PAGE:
Equipment: Canon EOS 5D + 500mm f4 Mark II lens; 1/1250 sec at f8 (+1 e/v); ISO 1250; Gitzo tripod.
The power of the matriarch
Photograoher: David Lloyd, New Zealand/UK
Finalist 2017, Animal Portraits
At dusk, in Kenya’s Maasai Mara National Reserve, David waited for the herd of elephants on their evening trek to a waterhole. As they got closer to his vehicle, he could see that the mellow light from the fast-setting sun was emphasizing every wrinkle andhair. For a photographer who enjoys working with texture, this was a gift. When they were just a few metres away, he could see the different qualities of different parts of their bodies –the deep ridges of their trunks, the mud-caked ears and the patina of dried dirt on their tusks. Theelephants ambled by in near silence, peaceful and relaxed. The female leading the dozen-strong herd –probably the matriarch –looked straight at him, her eye a glowing amber dot in the heavy folds of skin. Hergaze was, hesays, full of respect and intelligence –the essence of sentience.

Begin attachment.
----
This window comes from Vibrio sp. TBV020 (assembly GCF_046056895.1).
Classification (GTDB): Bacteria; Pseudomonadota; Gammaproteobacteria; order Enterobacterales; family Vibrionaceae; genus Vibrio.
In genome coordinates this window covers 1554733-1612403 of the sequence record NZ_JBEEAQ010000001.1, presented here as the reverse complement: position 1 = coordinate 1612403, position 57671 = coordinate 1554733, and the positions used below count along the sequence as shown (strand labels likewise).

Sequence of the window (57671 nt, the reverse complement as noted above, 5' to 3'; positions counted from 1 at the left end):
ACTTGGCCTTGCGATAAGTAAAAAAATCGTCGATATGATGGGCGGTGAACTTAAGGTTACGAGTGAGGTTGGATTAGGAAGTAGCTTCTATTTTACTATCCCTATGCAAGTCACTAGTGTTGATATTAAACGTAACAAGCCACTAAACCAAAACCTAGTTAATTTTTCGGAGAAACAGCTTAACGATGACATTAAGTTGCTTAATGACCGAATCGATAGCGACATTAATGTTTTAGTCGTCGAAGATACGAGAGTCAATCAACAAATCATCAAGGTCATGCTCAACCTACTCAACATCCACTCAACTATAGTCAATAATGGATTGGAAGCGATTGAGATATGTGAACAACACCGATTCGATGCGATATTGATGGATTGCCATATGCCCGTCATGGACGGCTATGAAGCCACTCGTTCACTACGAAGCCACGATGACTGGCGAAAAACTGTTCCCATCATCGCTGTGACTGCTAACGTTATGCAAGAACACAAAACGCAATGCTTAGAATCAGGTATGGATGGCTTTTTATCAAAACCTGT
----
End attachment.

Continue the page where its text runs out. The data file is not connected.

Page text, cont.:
Equipment: Nikon D800E + 400mm f2.8 lens; 1/500 sec at f13 (–0.3 e/v); ISO 1000.
Photographer: Klaus Nigge, Germany
Finalist 2017, Animal Portraits
After several days of constant rain, the bald eagle was soaked to the skin. Named after its conspicuous but fully-feathered white head (bald derives from an old word for white), it is an opportunist, eating various prey –captured, scavenged or stolen –with a preference for fish. At Dutch Harbor on Amaknak Island in Alaska, USA, bald eagles gather to take advantage of the fishing industry’s leftovers. Used to people, the birds are bold. ‘I lay on my belly on the beach surrounded by eagles,’ says Klaus. ‘I got to know individuals, and they got to trust me.’